Smoky. Tangy. Yummy. That’s barbecue in a nutshell. May is National Barbecue Month—a call for celebration. But that’s where the agreeable fun ends.
Barbecue typically refers to meat cooked “low and slow” away from direct heat and with the help of smoke. According to Wikipedia,
In the United States, to grill is to cook meat relatively quickly using the direct heat imparted by a charcoal or propane fire, while barbecue is similar to baking and is a much slower method utilizing the indirect heat imparted by the smoke of a wood-fueled fire, often requiring an extended period of several hours.
Beyond that, regional disparities make barbecue a cadre cuisine if there ever was one. Here’s a quick tour of some of the more infamous barbecue variations:
Barbecue in North Carolina can be broken down even further into two distinct sects: Lexington and Eastern. Lexington barbecue, popular in the state’s central and western regions, employs a sauce of vinegar, ketchup, and pepper. Only the pork shoulder is used. Eastern barbecue, on the other hand, makes use of the entire pig. In addition, ketchup is dropped from the sauce.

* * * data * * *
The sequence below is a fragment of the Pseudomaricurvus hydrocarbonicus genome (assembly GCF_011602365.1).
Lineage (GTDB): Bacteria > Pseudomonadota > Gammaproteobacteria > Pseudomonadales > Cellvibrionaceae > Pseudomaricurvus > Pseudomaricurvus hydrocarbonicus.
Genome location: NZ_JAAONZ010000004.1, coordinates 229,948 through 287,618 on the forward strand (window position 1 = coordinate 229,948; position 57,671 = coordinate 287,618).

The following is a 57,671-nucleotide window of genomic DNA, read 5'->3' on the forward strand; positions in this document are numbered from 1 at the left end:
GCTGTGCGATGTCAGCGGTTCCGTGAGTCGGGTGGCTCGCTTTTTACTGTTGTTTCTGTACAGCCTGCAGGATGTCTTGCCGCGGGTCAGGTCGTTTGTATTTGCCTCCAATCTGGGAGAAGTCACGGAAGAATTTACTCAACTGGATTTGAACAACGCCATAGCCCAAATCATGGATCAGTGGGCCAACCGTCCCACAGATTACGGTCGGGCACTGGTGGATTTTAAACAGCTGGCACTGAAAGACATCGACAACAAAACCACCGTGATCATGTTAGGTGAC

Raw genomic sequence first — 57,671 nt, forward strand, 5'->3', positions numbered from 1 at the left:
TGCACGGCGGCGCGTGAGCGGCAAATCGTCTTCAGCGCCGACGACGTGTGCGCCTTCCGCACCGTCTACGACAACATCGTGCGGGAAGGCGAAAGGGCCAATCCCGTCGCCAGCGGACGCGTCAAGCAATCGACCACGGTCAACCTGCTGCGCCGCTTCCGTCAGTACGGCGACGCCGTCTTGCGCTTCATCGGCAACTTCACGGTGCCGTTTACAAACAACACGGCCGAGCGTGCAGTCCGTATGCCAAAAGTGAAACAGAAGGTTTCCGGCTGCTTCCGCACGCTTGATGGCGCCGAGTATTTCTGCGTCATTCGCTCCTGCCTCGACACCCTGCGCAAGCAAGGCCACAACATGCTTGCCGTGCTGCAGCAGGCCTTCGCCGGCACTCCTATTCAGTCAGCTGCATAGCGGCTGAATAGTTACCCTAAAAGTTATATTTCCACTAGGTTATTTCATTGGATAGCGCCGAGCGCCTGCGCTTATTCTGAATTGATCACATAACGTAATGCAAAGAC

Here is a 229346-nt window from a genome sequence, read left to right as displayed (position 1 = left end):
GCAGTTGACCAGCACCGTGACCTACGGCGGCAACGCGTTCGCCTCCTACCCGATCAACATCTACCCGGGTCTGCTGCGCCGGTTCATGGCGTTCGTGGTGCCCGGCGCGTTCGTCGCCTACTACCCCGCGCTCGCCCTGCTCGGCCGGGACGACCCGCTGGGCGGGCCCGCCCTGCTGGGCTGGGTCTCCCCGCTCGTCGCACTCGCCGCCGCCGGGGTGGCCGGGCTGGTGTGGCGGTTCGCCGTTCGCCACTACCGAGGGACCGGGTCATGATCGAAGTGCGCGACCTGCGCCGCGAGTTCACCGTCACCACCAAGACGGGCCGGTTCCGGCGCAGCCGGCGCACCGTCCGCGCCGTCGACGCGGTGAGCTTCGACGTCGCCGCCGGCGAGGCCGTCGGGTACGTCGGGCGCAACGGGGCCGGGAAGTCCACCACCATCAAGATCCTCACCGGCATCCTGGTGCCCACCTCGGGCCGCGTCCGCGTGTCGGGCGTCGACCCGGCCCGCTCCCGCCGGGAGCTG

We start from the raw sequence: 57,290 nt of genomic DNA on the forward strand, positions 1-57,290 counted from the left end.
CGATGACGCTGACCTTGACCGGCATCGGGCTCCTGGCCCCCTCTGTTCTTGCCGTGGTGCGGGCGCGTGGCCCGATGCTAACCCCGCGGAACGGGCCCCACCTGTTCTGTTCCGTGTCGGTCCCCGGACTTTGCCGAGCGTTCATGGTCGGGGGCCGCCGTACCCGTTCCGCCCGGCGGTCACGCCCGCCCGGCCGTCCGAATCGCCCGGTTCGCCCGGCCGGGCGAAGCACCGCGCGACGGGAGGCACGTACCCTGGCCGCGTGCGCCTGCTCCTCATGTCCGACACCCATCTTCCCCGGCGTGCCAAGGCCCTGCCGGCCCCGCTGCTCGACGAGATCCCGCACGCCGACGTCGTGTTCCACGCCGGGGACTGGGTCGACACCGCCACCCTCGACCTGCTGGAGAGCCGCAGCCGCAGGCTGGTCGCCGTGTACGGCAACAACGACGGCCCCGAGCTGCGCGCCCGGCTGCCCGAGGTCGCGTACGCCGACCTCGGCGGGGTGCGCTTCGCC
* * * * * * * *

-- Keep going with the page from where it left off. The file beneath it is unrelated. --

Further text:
Pork ribs are the most ubiquitous barbecued meat in Memphis. Both the “dry” (rubbed with spices) and “wet” (with sauce) methods are acceptable here. Memphis denizens love pulled pork sandwiches topped with coleslaw.
Many meats are fair game in this fair city—pork, chicken, beef, fish, you name it. The common theme shared by all KC BBQ is the use of wood instead of or in addition to charcoal as a cooking fuel. Kansas City’s sauce is sweet and viscous; essential ingredients include tomato and molasses.
While there are many variations, Texas barbecue is generally characterized by the use of beef as a meat, wood as fuel (hickory, mesquite, etc.), and comparatively thick, sweet sauces. Common side dishes in the Lone Star state include potato salad and pinto beans.
There are countless other variations beyond these four. In my opinion, no matter how you do it, it’s preposterously tasty.